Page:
Intelligent Systems 1
Lecture 1
Lecture 1
1
Outline
What are Intelligent Systems?
A brief history
The state of the art
Agents and environments
Rationality
PEAS (Performance measure, Environment, Actuators, Sensors)
Environment types
Agent types
Le

Module
12
Machine Learning
Version 2 CSE IIT, Kharagpur
Lesson
34
Learning From
Observations
Version 2 CSE IIT, Kharagpur
12.2 Concept Learning
Definition:
The problem is to learn a function mapping examples into two classes: positive and
negative. We are

Module
12
Machine Learning
Version 2 CSE IIT, Kharagpur
Lesson
38
Neural Networks - II
Version 2 CSE IIT, Kharagpur
12.4.3 Perceptron
Definition: Its a step function based on a linear combination of real-valued inputs. If the
combination is above a thresh

Basics of Probability
Basics of Probability
Logic-based Systems: Assumptions
Assertions are completely accurate
Observations are complete and error-free
Conclusions are equally viable
Inference rules are truth-preserving
Each of these may be unrealistic w

Problem solving and search
Chapter 3
Chapter 3
1
Outline
Problem-solving agents
Problem types
Problem formulation
Example problems
Basic search algorithms
Chapter 3
3
Problem-solving agents
Restricted form of general agent:
function Simple-Problem-So

Informed search algorithms
Chapter 4, Sections 12
Chapter 4, Sections 12
1
Administrivia: Labs
You should now have a running Prolog compiler
By the end of this week: Bratko Ch. 1 and start Ch. 2
By the end of this week: you should be able to write simpl

Local search algorithms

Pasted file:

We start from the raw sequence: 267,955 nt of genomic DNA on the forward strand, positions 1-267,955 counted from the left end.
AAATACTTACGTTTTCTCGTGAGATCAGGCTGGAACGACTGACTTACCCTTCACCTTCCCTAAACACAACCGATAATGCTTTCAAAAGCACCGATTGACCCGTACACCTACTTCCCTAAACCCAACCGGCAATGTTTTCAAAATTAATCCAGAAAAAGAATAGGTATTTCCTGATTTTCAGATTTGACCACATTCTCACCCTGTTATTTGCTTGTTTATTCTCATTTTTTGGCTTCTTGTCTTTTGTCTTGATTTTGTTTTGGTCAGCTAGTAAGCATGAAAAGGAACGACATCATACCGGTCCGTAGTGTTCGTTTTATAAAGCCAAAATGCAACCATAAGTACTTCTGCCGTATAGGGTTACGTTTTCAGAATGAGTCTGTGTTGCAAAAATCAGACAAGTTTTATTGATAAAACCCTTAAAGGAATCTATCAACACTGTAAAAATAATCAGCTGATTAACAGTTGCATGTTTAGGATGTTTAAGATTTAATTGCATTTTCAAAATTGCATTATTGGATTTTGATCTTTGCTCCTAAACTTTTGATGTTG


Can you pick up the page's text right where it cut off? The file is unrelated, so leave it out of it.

Chapter 4, Sections 34
Chapter 4, Sections 34
1
Outline
Hill-climbing
Simulated annealing
Genetic algorithms (briey)
Chapter 4, Sections 34
2
The Boolean Satisability Problem
Suppose you are given a formula like this:
F1 = (x1 x

First-order logic
Chapter 8
Chapter 8
1
Outline
Why FOL?
Syntax and semantics of FOL
Fun with sentences
Wumpus world in FOL
Chapter 8
2
Pros and cons of propositional logic
Propositional logic is declarative: pieces of syntax correspond
to facts
Propo

Tutorial Questions
Propostional Logic
1. Verify, using propositional symbols, whether the following argument is
valid:
S1 : One of the cook or the butler is not innocent.
S2 : Either the butler is lying or the cook is innocent
S3 : Therefore, the butler i

Logic Programs
Logic programs employ a special subset of
full rst-order logic, in which statements
are (largely) restricted to denite clauses
Clauses are of the form:
. . . ( . . . (1 n)
where n 0. is called the head of the
clause and 1 n is called its

Proofs with Logic Programs
Executing denite-clause denitions can sometimes lead to non-termination (innite loops)
or even unsound behaviour (recall the idiosyncratic behaviour of not/1)
How are logic programs executed?
1. Execution of propositional logic

Tutorial Questions
First-order Logic
1. Describe the dierences between the following statements: (a) x, yLikes(x, y);
(b) y, xLikes(x, y); (c) xyLikes(x, y); (d) yxLikes(x, y); (e) x, y
Likes(x, y).
2. Translate the following sentences into denite clauses

Module
12
Machine Learning
Version 2 CSE IIT, Kharagpur
12.1 Instructional Objective
The students should understand the concept of learning systems
Students should learn about different aspects of a learning system
Students should learn about taxonomy of